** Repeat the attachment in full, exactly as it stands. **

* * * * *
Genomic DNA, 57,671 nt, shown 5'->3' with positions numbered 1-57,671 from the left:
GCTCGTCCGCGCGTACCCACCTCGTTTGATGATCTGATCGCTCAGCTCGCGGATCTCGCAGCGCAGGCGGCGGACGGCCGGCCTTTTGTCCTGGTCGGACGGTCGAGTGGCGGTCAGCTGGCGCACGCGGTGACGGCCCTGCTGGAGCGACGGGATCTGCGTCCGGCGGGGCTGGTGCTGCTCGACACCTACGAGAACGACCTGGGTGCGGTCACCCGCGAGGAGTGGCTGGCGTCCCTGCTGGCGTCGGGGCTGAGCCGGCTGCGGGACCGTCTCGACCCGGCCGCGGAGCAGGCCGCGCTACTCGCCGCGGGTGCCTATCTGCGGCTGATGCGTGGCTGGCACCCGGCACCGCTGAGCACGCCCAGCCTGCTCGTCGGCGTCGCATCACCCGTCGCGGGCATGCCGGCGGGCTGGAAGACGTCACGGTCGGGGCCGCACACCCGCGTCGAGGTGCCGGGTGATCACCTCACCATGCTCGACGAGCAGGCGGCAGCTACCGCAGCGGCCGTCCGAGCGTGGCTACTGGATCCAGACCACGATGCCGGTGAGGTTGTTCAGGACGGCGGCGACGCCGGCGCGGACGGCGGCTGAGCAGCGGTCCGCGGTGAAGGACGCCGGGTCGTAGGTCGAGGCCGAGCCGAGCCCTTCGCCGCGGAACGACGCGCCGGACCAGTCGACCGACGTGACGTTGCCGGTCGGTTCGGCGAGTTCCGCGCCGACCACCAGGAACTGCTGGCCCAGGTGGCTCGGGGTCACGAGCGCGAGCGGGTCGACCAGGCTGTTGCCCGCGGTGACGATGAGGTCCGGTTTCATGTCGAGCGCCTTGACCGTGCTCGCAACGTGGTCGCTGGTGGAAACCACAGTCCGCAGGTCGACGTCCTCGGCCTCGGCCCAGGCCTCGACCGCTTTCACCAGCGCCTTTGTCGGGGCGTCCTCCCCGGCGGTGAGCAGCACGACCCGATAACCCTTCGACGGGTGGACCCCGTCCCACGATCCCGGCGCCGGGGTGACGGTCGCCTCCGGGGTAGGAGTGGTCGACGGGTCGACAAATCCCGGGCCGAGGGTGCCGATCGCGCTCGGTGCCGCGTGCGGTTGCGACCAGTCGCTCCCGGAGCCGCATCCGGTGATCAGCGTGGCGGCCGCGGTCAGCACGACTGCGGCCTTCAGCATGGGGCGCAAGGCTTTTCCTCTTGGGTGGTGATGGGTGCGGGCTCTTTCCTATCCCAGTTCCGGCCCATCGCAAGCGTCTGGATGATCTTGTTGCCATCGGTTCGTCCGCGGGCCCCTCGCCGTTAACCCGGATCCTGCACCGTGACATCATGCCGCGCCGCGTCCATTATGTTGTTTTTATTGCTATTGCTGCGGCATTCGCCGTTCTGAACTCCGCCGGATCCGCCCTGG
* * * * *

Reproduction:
Genomic DNA, 57,671 nt, shown 5'->3' with positions numbered 1-57,671 from the left:
GCTCGTCCGCGCGTACCCACCTCGTTTGATGATCTGATCGCTCAGCTCGCGGATCTCGCAGCGCAGGCGGCGGACGGCCGGCCTTTTGTCCTGGTCGGACGGTCGAGTGGCGGTCAGCTGGCGCACGCGGTGACGGCCCTGCTGGAGCGACGGGATCTGCGTCCGGCGGGGCTGGTGCTGCTCGACACCTACGAGAACGACCTGGGTGCGGTCACCCGCGAGGAGTGGCTGGCGTCCCTGCTGGCGTCGGGGCTGAGCCGGCTGCGGGACCGTCTCGACCCGGCCGCGGAGCAGGCCGCGCTACTCGCCGCGGGTGCCTATCTGCGGCTGATGCGTGGCTGGCACCCGGCACCGCTGAGCACGCCCAGCCTGCTCGTCGGCGTCGCATCACCCGTCGCGGGCATGCCGGCGGGCTGGAAGACGTCACGGTCGGGGCCGCACACCCGCGTCGAGGTGCCGGGTGATCACCTCACCATGCTCGACGAGCAGGCGGCAGCTACCGCAGCGGCCGTCCGAGCGTGGCTACTGGATCCAGACCACGATGCCGGTGAGGTTGTTCAGGACGGCGGCGACGCCGGCGCGGACGGCGGCTGAGCAGCGGTCCGCGGTGAAGGACGCCGGGTCGTAGGTCGAGGCCGAGCCGAGCCCTTCGCCGCGGAACGACGCGCCGGACCAGTCGACCGACGTGACGTTGCCGGTCGGTTCGGCGAGTTCCGCGCCGACCACCAGGAACTGCTGGCCCAGGTGGCTCGGGGTCACGAGCGCGAGCGGGTCGACCAGGCTGTTGCCCGCGGTGACGATGAGGTCCGGTTTCATGTCGAGCGCCTTGACCGTGCTCGCAACGTGGTCGCTGGTGGAAACCACAGTCCGCAGGTCGACGTCCTCGGCCTCGGCCCAGGCCTCGACCGCTTTCACCAGCGCCTTTGTCGGGGCGTCCTCCCCGGCGGTGAGCAGCACGACCCGATAACCCTTCGACGGGTGGACCCCGTCCCACGATCCCGGCGCCGGGGTGACGGTCGCCTCCGGGGTAGGAGTGGTCGACGGGTCGACAAATCCCGGGCCGAGGGTGCCGATCGCGCTCGGTGCCGCGTGCGGTTGCGACCAGTCGCTCCCGGAGCCGCATCCGGTGATCAGCGTGGCGGCCGCGGTCAGCACGACTGCGGCCTTCAGCATGGGGCGCAAGGCTTTTCCTCTTGGGTGGTGATGGGTGCGGGCTCTTTCCTATCCCAGTTCCGGCCCATCGCAAGCGTCTGGATGATCTTGTTGCCATCGGTTCGTCCGCGGGCCCCTCGCCGTTAACCCGGATCCTGCACCGTGACATCATGCCGCGCCGCGTCCATTATGTTGTTTTTATTGCTATTGCTGCGGCATTCGCCGTTCTGAACTCCGCCGGATCCGCCCTGG